My hair has never been naturally straight.

Blond and down my back like most of my classmates.

I had curves by the time I was in 5th grade.

I was pleasing to look at but none of the boys ever asked me to play.

I just wasn’t good enough that way.

Most definitely took a toll on my self-esteem growing up.

Let’s be real every little girl wants to be liked back by their crush.

Experience puppy love and be asked to the winter dance.

All eyes were only on me when reading a small chapter in history books about Martin Luther King and Harriet Tubman.

Like I must have known them personally.

Or maybe they were related to me?

The only thing I learned in school about black history was slavery.

And on the 1st of February the principal read the I Have A Dream speech.

But who really listens to the morning announcements anyways?

I felt like the elephant in the room on those days.

Just by hearing my classmates last names you can tell who was Polish and who was of German descent.

Mine had no significance.

But because I’m dark I must have come from Africa.

No greater sense of self pride and culture.

So I went after theirs.

Thinking I would be accepted with Abercrombie jeans and straighter hair.

Of course that didn’t make me happy because I hated who I was inside.

I still wasn’t asked to slow dance at night.

And when I went back to my neighborhood I was exiled for being too proper and dressing too white.

Whatever that meant it kept me up at night.

I didn’t fit in here or there.

I was not comfortable in my skin anywhere.

So where does a young girl go from here?

She leads a life of confusion until she can struggle through life by figuring out who she is by trial and error.

Eventually learning that some people will accept you never.

That your worth is so much more than a boy kissing you and asking you to a dance.

Learning to appreciate the hue of her skin.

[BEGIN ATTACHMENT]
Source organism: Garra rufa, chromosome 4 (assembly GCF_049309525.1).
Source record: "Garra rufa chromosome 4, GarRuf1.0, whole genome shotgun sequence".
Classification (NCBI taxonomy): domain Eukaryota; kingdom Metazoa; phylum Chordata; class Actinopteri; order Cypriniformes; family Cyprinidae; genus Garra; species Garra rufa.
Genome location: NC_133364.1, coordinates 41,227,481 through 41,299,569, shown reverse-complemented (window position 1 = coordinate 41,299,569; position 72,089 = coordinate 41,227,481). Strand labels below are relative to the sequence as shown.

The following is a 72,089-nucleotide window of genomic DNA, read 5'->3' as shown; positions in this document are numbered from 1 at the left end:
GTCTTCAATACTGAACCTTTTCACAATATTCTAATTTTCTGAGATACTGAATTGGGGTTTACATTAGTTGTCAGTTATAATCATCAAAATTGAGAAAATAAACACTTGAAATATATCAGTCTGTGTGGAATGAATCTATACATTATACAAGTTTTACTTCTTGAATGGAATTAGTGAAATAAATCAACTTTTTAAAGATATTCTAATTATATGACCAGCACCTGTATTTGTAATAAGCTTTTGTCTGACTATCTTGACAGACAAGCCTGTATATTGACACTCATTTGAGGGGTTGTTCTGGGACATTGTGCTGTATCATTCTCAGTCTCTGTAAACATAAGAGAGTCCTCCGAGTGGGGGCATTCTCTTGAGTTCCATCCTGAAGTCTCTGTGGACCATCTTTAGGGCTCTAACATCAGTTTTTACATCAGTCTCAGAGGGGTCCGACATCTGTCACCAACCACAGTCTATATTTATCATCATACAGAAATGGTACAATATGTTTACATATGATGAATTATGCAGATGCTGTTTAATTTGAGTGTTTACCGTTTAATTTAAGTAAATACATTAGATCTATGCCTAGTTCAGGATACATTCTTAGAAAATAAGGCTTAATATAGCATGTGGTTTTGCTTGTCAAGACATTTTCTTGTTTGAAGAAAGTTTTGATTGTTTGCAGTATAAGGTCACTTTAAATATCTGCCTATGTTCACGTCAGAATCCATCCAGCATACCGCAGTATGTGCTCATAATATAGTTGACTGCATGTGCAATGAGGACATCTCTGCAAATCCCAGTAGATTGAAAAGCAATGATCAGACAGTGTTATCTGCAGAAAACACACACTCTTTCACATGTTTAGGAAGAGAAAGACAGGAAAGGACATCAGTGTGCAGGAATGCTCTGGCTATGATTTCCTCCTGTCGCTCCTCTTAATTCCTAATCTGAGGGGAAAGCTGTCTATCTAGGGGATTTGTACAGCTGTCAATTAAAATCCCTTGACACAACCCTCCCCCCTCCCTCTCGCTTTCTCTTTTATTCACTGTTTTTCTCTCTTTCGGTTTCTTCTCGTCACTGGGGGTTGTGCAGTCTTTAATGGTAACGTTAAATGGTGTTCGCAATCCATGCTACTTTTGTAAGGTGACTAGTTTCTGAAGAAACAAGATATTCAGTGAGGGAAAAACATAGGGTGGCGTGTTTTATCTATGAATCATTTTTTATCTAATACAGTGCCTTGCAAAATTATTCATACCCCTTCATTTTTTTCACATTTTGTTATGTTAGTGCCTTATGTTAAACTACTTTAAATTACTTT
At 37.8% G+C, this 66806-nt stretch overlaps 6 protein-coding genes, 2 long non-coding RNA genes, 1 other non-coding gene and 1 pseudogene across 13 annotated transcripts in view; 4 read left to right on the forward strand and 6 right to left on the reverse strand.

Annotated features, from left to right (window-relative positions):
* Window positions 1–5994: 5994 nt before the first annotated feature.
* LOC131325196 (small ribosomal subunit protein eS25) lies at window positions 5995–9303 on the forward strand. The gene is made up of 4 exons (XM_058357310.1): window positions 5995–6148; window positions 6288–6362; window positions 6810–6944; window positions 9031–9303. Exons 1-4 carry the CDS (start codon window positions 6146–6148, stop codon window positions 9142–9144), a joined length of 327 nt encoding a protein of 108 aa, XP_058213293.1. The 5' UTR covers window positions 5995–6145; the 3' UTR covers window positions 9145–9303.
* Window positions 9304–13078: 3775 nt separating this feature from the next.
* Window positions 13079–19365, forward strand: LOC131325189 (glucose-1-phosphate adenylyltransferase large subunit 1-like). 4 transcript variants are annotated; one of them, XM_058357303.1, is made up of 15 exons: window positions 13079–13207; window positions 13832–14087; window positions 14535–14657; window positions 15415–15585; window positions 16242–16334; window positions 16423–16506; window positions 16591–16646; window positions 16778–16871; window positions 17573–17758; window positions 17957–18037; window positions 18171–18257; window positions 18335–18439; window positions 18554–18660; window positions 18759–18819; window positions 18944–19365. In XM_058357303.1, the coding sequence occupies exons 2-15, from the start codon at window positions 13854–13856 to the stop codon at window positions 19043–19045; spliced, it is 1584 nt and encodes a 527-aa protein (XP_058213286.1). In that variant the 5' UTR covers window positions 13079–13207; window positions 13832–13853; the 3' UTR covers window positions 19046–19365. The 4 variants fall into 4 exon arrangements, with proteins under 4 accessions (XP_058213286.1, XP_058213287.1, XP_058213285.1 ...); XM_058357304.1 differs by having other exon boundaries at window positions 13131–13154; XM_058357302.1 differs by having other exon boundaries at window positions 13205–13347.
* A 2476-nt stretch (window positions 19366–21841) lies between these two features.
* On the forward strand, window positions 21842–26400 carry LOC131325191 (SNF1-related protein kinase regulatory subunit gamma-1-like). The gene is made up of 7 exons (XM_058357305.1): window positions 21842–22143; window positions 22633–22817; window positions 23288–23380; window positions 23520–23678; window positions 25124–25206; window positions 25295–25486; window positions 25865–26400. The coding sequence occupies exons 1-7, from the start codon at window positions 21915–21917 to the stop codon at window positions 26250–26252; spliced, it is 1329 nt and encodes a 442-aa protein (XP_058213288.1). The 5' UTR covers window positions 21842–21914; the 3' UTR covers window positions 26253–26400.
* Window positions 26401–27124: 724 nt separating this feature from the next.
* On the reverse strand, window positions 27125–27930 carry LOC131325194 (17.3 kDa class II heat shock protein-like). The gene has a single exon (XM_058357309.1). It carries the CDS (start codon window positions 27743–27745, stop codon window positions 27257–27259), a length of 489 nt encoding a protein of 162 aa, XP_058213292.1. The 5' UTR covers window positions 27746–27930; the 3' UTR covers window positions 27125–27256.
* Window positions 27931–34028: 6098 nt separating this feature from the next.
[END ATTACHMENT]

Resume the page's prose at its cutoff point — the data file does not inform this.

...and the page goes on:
And the natural kinky curl of her hair.

Realizing that all are created different.

So there is no point in trying to fit in becaus


SOMOS LOS MIGRANTES, by Hamsel J. Lopez Franco

Somos quienes vuelan hacia sueños.

Somos los que saltan muros, cual dedo que salta en las teclas de un piano.

Somos quienes cruzan mares con anhelos de alargar la vida o hallar muerte digna.

Somos quienes huyen de las balas y del hambre.

Somos los que se desprenden de hermanos, abuelos, amigos.

Somos los idiomas que hablamos y el silencio que todos callamos.

Somos nómadas que obligan a sus hijos a ser viajeros.

Somos extras en una película de terror en la que rara vez sobrevivimos las peligrosas hazañas.

Somos el alimento que el paladar mundial disfruta.

Somos los que comen en el suelo, los que comen con palillos, los que comen con las manos, con cuchillos y tenedores.

Somos la música del laúd, del acordeón, del sitar, del charango, de la marimba, del bombo.

Somos pies descalzos, somos manos sucias, somos peculiares vestiduras.

Somos barbas abundantes, somos ojos rasgados, somos sonrisas blancas, somos manos coloridas.

Somos humildad, somos temor, somos amor, somos animosidad, somos perdón, somos olvido, somos cautela, somos duda, somos confianza, somos lealtad, somos melancolía, somos desprecio, somos alegría.

Somos del mundo, somos de lugares, somos de donde nacimos y somos de donde vivimos.

Somos la familia del mundo, aunque el mundo no nos vea como su familia.

 

 

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WE ARE THE MIGRANTS

 

 

We are the ones who fly towards dreams.

We are the ones who jump walls, as a finger jumping between piano keys.

We are the ones who cross seas hoping to extend our lives or find a dignified death.

We are the ones who run from bullets and hunger.

We are the ones who break away from brothers, grandparents, friends.

We are the languages we speak and the silent silence.

We are nomads who force their children to be travelers.

We are extras in a horror movie in which we rarely survive such dangerous exploits.

We are the food the global palate enjoys.

We are the ones who eat in the ground, the ones who eat with chopsticks, the ones who eat with their bare hands, with knives and forks.

We are the music of the lute, accordion, sitar, charango, marimba, bass drum.

We are bare feet, we are dirty hands, we are peculiar clothing.

We are long beards, we are slanted eyes, we are white smiles, we are colourful hands.

We are humble, we are fear, we are love, we are animosity, we are forgiveness, we are oblivion, we are carefulness, we are doubt, we are trust, we are loyalty, we are melancholy, we are contempt, we are joy.

We are from the world, we are from places, we are from where we were born and from where we live.

We are the world’s family, although the world doesn’t see us as such.

 

 

HAMSEL J. LÓPEZ FRANCO.